Fresh, clean drinking water is yours to use whenever you need it. But not to waste! It’s too valuable. Remember that a little effort, and a little common sense will make a big difference. Wise water use will ensure that the City of Redlands will have an abundant water supply for this generation, and for generations to come. Below are some tools and references to resources that will help you to become "Water Wise".
Water Conservation Programs
Water Efficient Rebate Program
|Incentive Item||Rebate Amount|
|High Efficiency Sprinklers||$4/Sprinkler|
|Weather-Based Irrigation Controllers||$150|
|High Efficiency Washing Machines||$100|
|High Efficiency Toilets||$100|
|Drought Tolerant Plant Conversions||$0.61/square foot|
|Synthetic Turf/Irrigation-less Groundcover Conversion||$1/square foot, maximum rebate: $300|
|Small Grove Irrigation System Retrofit*||Up to $1,000|
|Other**||$1/150 gallons saved per year|
**Additional products that can prove to reduce water consumption are also available for rebate. This allows Redlands customers, particularly in the industrial and commercial uses, to explore ways to improve water efficiency in their businesses.
Pre-inspections and post-inspections are required for rebate eligibility. Work done prior to pre-inspections are not eligible. In order to set up a pre-inspection appointment call 909-798-7527 ext. 2.
Click here for rebate application.
Free Water Use Analysis
The City of Redlands offers free water use analysis' to customers within their service area. Upon request, Water Conservation staff will conduct a site visit to discuss any needs or questions you may have on reducing water consumption in irrigation, leak detection, and through general water conservation tips. If interested, please contact the Water Conservation Division at 909-798-7527 x2.
Irrigation Timer Scheduling
With mandatory watering restrictions and irrigation limitations in effect, some customers have had difficulties setting their irrigation timers. Let us help! City staff will review your timer to ensure your watering schedule is correct. Additionally, City staff will provide further guidance on proper time durations. This service is free to Redlands water customers and can be scheduled at 909-798-7527 x2.
Drought Tolerant Landscaping
A low water use yard does not have to be just cactus or succulents. There are many different types of drought tolerant landscapes that contain a lot of color and vibrancy. The climate in Redlands is described as a Mediterranean environment, which means hot and dry summers with mild, wet winters. There are many beautiful plants that thrive in this type of environment. Unfortunately, our traditional turf grass lawns are not native to this area and require a lot of water. Consider taking out some of your grass that is not frequently used, such as your front yard, and replacing it with appealing drought tolerant flowers, trees, or shrubs.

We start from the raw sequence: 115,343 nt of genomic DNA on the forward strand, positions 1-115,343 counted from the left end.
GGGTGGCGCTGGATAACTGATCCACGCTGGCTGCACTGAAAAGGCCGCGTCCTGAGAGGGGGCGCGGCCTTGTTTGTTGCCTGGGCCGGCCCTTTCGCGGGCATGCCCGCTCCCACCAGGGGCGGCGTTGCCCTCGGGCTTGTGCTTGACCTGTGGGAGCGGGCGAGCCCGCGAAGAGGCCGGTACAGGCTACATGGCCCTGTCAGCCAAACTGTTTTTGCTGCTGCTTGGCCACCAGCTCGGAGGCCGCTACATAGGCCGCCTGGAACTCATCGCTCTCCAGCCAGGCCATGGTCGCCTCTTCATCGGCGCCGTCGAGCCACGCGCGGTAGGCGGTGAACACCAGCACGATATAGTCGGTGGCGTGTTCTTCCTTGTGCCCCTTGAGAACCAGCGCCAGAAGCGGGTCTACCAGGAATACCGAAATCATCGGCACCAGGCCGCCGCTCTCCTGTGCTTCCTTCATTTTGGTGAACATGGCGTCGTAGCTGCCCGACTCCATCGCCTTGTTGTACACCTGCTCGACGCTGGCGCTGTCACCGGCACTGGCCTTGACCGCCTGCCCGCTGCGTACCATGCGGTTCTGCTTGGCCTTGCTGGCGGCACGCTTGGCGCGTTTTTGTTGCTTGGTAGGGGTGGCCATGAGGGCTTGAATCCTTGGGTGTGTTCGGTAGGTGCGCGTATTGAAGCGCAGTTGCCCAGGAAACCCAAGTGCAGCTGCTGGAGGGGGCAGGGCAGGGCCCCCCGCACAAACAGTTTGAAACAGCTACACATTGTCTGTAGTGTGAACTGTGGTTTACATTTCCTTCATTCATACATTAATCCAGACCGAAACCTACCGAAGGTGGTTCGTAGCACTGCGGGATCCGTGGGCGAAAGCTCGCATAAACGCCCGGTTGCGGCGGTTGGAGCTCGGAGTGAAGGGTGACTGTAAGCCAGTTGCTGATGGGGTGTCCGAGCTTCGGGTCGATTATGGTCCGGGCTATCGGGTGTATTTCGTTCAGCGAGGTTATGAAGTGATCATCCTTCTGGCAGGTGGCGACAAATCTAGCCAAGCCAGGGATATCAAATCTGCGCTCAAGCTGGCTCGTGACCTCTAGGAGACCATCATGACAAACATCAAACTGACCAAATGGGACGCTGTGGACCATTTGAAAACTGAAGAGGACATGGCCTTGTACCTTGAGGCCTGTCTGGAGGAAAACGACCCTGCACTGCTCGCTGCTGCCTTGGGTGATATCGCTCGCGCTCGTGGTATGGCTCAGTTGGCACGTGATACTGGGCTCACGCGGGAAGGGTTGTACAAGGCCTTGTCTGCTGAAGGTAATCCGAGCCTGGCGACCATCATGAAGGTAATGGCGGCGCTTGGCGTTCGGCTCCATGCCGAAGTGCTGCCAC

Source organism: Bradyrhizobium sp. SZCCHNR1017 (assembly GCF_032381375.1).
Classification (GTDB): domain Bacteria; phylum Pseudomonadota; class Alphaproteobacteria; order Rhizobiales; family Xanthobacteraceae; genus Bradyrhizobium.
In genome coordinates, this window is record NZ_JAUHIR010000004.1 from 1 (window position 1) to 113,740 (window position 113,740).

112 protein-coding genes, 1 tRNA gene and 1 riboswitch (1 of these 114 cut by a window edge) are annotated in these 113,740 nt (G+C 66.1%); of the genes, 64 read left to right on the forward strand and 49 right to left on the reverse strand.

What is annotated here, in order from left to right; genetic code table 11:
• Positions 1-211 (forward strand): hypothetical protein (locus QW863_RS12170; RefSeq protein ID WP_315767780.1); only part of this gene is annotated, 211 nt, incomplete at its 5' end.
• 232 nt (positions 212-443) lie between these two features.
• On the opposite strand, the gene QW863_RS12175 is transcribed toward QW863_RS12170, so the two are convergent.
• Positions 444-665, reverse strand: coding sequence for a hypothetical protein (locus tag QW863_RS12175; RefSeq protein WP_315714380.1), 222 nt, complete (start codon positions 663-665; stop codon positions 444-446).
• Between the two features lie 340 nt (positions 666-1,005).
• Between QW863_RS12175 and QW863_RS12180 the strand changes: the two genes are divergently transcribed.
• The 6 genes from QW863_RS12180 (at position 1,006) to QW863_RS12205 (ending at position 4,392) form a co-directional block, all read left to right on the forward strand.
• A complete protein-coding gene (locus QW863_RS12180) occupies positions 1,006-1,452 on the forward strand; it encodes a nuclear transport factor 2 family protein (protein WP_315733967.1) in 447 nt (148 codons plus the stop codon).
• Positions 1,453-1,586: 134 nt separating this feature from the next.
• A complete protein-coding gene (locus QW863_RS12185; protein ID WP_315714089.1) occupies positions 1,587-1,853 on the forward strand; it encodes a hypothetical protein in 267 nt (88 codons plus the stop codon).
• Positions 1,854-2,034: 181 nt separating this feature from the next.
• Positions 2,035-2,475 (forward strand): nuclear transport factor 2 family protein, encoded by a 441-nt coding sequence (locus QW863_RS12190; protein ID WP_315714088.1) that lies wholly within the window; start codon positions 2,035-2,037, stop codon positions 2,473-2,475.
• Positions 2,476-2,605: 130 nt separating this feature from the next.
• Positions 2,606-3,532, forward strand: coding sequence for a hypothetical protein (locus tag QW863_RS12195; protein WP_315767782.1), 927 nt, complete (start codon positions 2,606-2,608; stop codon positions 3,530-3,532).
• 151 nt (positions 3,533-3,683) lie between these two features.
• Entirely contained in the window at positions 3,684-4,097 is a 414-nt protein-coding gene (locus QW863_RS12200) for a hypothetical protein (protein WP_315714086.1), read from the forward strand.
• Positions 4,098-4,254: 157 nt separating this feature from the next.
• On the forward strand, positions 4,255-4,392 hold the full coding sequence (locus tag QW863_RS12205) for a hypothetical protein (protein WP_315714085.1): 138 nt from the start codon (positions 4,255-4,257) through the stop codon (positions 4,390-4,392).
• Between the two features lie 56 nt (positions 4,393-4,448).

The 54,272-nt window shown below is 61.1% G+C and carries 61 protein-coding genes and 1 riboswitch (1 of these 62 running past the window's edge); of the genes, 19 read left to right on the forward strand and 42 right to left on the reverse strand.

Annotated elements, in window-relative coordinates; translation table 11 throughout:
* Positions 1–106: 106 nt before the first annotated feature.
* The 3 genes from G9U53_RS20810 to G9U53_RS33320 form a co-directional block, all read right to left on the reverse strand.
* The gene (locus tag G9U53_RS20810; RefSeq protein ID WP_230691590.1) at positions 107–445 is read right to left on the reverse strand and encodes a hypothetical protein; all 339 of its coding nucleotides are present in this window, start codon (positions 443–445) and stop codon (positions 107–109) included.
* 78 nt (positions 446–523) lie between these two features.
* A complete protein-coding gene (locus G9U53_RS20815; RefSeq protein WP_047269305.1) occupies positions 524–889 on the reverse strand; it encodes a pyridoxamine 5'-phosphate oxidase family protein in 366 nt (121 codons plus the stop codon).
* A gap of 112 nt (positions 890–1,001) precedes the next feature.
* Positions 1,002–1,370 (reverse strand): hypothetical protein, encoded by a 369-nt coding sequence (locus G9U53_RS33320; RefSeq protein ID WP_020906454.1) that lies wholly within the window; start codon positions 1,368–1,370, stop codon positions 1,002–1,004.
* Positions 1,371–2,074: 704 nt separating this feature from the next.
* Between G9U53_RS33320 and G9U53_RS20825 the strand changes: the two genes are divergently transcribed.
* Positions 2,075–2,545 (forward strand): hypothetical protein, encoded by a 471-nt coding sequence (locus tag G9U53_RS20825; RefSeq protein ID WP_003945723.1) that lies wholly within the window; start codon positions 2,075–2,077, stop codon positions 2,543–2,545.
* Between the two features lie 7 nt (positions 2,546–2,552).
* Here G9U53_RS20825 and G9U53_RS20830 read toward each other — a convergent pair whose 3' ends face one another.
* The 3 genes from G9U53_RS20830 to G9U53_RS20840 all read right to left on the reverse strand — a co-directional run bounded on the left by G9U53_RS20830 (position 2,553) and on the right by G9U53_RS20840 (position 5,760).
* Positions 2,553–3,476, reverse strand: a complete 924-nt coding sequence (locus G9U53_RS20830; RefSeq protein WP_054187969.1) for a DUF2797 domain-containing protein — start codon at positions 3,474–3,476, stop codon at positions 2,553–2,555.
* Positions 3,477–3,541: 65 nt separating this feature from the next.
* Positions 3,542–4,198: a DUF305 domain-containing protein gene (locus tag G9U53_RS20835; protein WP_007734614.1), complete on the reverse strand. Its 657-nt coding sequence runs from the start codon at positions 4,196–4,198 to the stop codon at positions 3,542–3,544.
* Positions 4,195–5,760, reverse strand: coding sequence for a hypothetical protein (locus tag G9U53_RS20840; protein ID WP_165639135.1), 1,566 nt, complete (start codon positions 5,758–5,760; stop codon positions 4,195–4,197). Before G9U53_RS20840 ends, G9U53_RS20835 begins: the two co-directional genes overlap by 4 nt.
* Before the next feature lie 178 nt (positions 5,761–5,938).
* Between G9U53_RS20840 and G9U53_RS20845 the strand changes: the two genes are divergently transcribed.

Landscapes with a Purpose: Rain Gardens
Rain Gardens are a shallow, depressed garden that captures stormwater from from roof tops, gutters, and streets and allows it to infiltrate into the ground within 24-48 hours. The soil and sand in rain gardens are able to filter out many pollutants that come off of roof tops and streets. Also, rain gardens that are planted with native California plants require 75% less irrigation than grass lawns and can add a unique and beautiful element as an alternative to traditional grass lawns.
Bioretention Cells are very similar to rain gardens except bioretention cells typically have a perforated pipe and gravel underneath for drainage whereas rain gardens rely on native soil and sand components for drainage.
Why install a rain garden? Not only do rain gardens collect water and divert it to the groundwater and help recharge the basin but they can lessen storm water runoff which flows down pavement and roadways collecting pollutants such as copper, lead, zinc, phosphorus, nitrogen, oil, grease, soil, detergents, and organic matter which then flow into storm drainage systems and into our waterways. Diverting rainwater into rain gardens not only reduces the amount of pollutants in our waterways and recharges the groundwater but can lessen the maintenance of existing city infrastructure.